Poor Governance Fuels the Illinois Exodus
(Anthony Vazquez/Chicago Sun-Times via AP)
Poor Governance Fuels the Illinois Exodus
(Anthony Vazquez/Chicago Sun-Times via AP)
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Illinois has a population problem: Our population has been shrinking faster than any other state (except one). The Chicago Tribune Editorial Board and others call this the Illinois Exodus. 

Population changes are a measure of governance quality. We are free to choose where to live, and the United States offers 50 different states and thousands of different localities, each governed in different ways. People consider many factors when choosing where to live, and how a state is governed can be a significant factor in that decision. Over time, people migrate toward places that are governed well and away from areas that are governed poorly. 

Illinois’ governance is rife with problems: Our state offers residents and potential residents a high tax burden, high government indebtedness, both in an absolute and a per capita basis, and high and growing crime rates in our cities.

According to the U.S. Census Bureau, from 1900 until 1970, when Illinois amended its Constitution to authorize an income tax and to prohibit future reforms of public pensions, Illinois was among the fastest growing states in the country.  Since then, the population growth faded, and then Illinois started to shrink as its tax burden and indebtedness continued to grow. 

Gov. J.B. Pritzker and House Speaker Michael Madigan are working together to amend the state constitution to increase the tax burden even further. Advocates for their proposal claim higher tax rates are “modern” and people will stay and pay those rates. Really?

Consider a recent study by SmartAsset, a financial website, of the states to which high income millennials, the next generation of entrepreneurs and leaders, are moving. Illinois is among the least attractive states for millennials; only one other state is more unattractive. 

So, what’s driving this migration of the young and ambitious?  Truth in Accounting’s Bill Bergman compared the 10 most attractive states in the SmartAsset study to the 10 least attractive states according to several factors, including average winter temperature. He found that average winter weather is not a statistically significant factor in choices by millennials.  The factors with the greatest statistical significance pertain to governance: Millennials are moving away from states that have more lawyers per capita (a proxy for regulatory burdens) and higher taxpayer burdens, both in terms of current taxation and expected future burdens based on indebtedness. They are moving to states with fewer rules and less-costly government.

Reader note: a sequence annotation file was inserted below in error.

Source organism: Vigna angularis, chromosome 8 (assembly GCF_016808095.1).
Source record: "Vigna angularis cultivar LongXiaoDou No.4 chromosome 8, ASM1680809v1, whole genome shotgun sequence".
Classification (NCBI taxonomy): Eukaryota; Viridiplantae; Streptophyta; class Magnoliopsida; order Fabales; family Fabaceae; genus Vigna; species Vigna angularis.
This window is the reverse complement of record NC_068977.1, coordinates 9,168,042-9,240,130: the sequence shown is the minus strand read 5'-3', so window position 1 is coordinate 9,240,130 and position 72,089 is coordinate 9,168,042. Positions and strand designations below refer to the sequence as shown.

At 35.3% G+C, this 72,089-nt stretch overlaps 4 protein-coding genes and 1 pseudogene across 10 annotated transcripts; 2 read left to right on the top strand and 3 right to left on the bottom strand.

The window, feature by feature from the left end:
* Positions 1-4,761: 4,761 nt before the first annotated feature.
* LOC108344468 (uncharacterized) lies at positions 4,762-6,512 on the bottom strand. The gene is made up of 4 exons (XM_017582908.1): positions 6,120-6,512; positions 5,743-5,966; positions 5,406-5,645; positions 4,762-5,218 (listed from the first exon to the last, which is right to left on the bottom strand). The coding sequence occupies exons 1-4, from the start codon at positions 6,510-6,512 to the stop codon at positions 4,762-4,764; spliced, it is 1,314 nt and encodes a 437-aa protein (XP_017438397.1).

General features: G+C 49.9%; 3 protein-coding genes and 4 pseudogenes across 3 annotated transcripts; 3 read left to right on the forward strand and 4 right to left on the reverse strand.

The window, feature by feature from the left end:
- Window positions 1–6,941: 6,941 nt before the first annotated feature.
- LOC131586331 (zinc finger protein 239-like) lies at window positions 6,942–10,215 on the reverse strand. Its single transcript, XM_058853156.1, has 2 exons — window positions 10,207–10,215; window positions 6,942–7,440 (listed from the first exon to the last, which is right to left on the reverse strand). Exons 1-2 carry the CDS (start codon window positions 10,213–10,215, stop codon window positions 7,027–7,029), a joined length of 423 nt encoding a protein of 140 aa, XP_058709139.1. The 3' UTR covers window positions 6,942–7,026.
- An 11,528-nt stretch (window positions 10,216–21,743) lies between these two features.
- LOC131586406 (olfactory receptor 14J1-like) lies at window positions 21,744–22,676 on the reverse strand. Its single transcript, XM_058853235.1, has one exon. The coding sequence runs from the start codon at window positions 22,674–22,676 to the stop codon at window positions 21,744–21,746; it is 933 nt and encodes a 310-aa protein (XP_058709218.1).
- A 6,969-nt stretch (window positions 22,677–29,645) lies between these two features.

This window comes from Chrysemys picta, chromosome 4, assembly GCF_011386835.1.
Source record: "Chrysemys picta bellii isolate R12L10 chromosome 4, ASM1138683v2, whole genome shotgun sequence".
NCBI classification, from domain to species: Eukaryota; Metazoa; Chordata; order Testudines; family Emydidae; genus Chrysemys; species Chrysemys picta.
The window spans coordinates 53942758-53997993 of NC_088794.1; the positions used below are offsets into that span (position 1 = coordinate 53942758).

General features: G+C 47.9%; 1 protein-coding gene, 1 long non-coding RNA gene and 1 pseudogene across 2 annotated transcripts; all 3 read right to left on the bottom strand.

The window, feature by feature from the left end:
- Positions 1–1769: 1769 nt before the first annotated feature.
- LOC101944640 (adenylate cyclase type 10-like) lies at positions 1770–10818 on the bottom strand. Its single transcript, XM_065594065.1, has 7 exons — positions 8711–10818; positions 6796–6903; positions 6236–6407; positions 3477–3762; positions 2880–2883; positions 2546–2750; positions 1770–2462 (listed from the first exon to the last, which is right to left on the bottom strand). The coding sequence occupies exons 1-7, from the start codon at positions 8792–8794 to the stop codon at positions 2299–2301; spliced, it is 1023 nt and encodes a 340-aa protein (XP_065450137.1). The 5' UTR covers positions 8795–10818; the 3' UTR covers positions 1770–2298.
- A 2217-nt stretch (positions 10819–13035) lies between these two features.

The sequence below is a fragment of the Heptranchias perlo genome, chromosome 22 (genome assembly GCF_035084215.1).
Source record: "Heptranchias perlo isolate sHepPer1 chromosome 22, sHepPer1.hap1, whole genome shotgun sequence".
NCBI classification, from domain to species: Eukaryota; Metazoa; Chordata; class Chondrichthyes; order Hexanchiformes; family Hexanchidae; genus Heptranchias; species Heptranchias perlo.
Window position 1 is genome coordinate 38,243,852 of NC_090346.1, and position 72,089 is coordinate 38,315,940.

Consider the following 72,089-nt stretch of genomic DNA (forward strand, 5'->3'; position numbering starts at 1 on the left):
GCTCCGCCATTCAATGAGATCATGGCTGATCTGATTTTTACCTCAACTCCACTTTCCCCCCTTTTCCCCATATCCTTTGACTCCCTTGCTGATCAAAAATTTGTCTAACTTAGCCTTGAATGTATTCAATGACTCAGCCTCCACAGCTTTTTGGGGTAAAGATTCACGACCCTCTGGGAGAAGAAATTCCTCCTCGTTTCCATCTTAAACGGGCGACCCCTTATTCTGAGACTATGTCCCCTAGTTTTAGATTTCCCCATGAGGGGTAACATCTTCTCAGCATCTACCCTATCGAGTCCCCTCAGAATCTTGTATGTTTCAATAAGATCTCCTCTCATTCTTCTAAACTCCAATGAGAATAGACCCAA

This result is consonant with common sense: People look for values in all areas of their lives -- why not with respect to governance as well?

Illinois, which ranked second-to-last in the SmartAsset study, also ranked second-to-last in Truth in Accounting’s latest “State of the States” study of state government finances. Truth in Accounting’s “Taxpayer Burden” measures unfunded government obligations, including bonded debt and government employee retirement benefit promises. It represents the burden that past politicians have accumulated and loaded on future taxpayers, such as millennials.

In a recent Gallup poll, Illinois ranked dead last in the 50 states on trust in state government. Public corruption plays a big role in that ranking, of course, but trust in Illinois government management of finances also helps explain why people have been voting with their feet.

Does anyone actually believe that raising taxes further, and thereby raising the cost of living, of building a business or raising a family here, will make Illinois a more attractive place to live?  Not likely: The proposed tax hike would exacerbate the Illinois Exodus, further reducing property market values and increasing the expected tax burden on those who remain.  

This piece originally appeared in the Chicago Tribune.

Richard Porter is a lawyer in Chicago and Illinois’s national committeeman to the Republican National Committee.

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